Wolfgang Amadeus Mozart, by Joseph Lange (1783? / 1789?); as viewed by a Philistine

Consider Lange’s well-known portrait
Of his in-law, a composer:
It’s good, we see, but it requires
A scrutiny that’s closer.

This fellow couldn’t get a job,
Or keep one if he got it.
Was he worth all Lange’s trouble?
If he’d finished, who’d have bought it?

Lange’s pallet and his brush
We’re not especially big on.
The subject’s hair’s the thing: we ask,
“How did he keep a wig on?”

 

 

Orlando di Lasso and musicians in chapel service at the court of Duke Albert V of Bavaria (detail), by Hans Mielich (after 1558; by 1570)

A Flemish youngster, Lasso had
A sterling set of vocal cords.
Italian agents said, “Not bad!”
And snatched him up to serve the lords

At courts where music was a thing
That kept the many dilettantes
Enthralled, and caused them all to bring
To town their uncles and their aunts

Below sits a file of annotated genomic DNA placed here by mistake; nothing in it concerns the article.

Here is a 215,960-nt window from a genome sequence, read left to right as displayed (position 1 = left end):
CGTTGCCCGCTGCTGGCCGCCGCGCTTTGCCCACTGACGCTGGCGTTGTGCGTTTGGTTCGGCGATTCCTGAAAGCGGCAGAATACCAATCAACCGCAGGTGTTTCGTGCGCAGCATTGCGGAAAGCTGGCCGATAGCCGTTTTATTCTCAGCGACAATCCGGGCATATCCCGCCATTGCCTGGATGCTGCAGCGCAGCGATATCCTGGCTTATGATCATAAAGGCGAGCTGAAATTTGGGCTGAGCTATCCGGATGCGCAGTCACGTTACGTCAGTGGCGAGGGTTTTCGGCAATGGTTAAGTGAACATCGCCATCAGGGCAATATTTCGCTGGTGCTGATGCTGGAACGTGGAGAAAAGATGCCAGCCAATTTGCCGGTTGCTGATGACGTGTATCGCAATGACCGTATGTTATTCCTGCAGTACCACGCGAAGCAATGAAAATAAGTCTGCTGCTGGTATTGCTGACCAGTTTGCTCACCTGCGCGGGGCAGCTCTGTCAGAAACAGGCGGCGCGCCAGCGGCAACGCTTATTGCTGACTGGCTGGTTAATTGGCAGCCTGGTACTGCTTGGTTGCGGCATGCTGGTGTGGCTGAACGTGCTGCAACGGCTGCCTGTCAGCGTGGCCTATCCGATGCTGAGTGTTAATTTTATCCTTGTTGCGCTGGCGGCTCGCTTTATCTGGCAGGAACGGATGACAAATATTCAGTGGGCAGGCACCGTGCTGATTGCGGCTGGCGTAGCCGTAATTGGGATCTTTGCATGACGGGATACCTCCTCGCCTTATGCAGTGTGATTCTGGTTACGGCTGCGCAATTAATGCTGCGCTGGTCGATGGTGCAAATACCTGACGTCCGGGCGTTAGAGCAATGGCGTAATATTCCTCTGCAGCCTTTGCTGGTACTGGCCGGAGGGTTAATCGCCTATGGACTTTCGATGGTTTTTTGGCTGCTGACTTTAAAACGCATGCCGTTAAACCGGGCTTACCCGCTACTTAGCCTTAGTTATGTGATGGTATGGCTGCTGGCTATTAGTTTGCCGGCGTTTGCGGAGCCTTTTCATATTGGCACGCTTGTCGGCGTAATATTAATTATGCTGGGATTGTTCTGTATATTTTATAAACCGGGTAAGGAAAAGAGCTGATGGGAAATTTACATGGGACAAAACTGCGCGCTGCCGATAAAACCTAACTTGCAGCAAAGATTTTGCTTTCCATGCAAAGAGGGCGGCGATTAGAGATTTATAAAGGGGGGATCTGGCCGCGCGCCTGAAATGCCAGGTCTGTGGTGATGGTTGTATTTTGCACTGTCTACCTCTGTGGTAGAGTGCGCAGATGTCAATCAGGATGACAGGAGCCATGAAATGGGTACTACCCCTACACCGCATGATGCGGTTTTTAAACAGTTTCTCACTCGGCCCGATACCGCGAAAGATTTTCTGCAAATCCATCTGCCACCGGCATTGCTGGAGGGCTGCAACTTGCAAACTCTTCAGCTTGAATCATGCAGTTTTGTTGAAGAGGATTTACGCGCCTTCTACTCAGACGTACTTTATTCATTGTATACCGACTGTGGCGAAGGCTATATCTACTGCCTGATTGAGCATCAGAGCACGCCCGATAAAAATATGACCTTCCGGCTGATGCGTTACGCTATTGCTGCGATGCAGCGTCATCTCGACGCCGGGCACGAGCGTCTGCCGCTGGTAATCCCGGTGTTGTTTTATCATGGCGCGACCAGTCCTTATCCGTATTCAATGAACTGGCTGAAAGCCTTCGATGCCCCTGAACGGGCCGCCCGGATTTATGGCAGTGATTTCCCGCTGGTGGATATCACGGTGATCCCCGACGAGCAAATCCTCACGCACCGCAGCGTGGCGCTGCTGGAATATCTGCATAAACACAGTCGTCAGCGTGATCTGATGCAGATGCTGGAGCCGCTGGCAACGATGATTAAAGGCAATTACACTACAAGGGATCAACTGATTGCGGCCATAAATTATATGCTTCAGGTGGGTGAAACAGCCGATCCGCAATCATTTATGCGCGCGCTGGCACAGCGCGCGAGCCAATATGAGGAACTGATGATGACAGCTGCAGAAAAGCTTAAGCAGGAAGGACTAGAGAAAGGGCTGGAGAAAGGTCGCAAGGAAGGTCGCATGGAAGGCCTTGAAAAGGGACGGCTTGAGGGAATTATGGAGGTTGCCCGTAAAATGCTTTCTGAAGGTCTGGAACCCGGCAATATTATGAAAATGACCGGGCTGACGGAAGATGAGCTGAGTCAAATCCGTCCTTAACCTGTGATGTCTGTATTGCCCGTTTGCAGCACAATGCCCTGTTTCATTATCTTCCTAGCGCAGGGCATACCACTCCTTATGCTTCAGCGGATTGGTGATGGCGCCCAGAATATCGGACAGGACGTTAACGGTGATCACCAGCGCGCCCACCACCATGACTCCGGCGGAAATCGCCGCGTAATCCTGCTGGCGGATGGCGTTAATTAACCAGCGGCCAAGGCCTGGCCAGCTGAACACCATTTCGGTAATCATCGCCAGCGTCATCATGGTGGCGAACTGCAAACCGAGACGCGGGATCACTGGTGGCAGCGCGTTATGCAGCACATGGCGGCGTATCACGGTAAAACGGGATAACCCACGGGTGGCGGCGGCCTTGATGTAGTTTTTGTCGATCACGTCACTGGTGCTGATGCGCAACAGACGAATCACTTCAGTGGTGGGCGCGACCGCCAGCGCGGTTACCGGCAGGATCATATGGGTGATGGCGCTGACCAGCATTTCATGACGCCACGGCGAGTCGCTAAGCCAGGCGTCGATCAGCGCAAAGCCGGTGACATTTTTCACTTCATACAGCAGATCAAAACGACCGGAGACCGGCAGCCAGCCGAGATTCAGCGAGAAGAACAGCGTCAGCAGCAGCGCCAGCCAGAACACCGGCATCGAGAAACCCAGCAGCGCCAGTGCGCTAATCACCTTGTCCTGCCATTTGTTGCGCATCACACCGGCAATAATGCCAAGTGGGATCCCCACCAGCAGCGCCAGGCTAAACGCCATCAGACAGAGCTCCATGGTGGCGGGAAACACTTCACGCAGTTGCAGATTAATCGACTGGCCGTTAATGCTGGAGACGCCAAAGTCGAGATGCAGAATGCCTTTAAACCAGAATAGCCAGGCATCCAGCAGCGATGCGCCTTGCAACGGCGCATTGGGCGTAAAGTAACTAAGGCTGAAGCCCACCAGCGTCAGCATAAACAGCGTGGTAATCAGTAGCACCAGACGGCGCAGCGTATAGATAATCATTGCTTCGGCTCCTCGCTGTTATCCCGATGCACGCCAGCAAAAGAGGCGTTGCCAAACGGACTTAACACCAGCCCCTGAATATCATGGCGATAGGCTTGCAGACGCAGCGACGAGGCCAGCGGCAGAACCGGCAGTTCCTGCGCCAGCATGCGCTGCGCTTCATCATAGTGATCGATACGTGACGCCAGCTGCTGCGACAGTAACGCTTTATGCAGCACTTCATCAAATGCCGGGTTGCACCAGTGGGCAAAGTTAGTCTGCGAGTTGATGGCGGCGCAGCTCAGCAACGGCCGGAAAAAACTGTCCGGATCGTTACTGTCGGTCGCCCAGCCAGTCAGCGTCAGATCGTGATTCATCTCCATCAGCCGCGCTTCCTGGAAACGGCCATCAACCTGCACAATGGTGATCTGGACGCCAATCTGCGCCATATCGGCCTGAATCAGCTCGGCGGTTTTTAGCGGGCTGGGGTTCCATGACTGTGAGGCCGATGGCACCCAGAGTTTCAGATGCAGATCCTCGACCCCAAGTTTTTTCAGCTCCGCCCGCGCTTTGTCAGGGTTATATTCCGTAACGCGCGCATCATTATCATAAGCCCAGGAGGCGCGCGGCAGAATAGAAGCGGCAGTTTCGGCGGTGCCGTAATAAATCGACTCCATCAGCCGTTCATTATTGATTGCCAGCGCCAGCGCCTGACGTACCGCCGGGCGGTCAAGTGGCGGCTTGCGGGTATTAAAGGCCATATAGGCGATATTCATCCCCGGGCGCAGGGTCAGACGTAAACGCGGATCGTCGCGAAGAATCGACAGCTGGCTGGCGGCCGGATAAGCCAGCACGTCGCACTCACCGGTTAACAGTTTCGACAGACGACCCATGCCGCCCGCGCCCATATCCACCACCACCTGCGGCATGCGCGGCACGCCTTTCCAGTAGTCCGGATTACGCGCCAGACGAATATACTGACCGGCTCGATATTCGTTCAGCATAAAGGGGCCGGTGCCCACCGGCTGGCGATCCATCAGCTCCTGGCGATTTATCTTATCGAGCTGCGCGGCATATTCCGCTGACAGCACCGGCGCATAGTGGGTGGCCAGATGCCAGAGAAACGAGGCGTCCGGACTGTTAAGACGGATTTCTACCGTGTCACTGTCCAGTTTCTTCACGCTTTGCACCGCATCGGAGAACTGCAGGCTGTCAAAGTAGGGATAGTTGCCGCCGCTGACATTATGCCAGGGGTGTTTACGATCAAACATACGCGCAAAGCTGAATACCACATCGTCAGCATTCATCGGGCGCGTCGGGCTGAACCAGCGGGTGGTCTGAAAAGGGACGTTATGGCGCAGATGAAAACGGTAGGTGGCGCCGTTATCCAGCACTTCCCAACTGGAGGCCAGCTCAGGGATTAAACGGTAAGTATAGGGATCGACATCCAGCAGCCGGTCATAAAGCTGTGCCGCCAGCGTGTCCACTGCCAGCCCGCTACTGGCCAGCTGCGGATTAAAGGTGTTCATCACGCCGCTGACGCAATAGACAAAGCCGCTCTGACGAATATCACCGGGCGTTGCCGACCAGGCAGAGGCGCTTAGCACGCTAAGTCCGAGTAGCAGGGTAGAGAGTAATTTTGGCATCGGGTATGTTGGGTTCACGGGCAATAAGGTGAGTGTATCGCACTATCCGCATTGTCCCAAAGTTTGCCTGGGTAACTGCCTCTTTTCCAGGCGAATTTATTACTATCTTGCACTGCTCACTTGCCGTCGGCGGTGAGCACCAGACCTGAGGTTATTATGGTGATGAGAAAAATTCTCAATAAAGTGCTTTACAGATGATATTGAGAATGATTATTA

So that they might show off to all
That beauteous voice from Flanders land.
But all too soon he had the gall,
Knowing he was in great demand,

To make for Munich, where he stayed
And wrote motets, madrigals, too,
Chansons and more. He had it made—
As this fine painting gives a clue.

 

 

Julian D. Woodruff was a teacher, orchestral musician, and librarian. He served for several years as librarian at the Crocker Art Museum, Sacramento, CA. He now resides in the area of Rochester, NY, where he writes poetry and fiction, much of it for children. His work has appeared in Frostfire Worlds and on the websites of Carmina, Parody Poetry, and Reedsy. His GPS poem placed tenth in the last riddle contest of The Society of Classical Poets.


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3 Responses

  1. Leo Zoutewelle

    Interesting concept, Julian, history through poetry and poetry through history! Thank you.

    Reply
  2. Waldi Berceuse

    The topics, and attitudes of Mr. Woodruff’s poems are unique and remarkable. His poetic voice is of interest, because of its infectious, insouciant power.

    Reply

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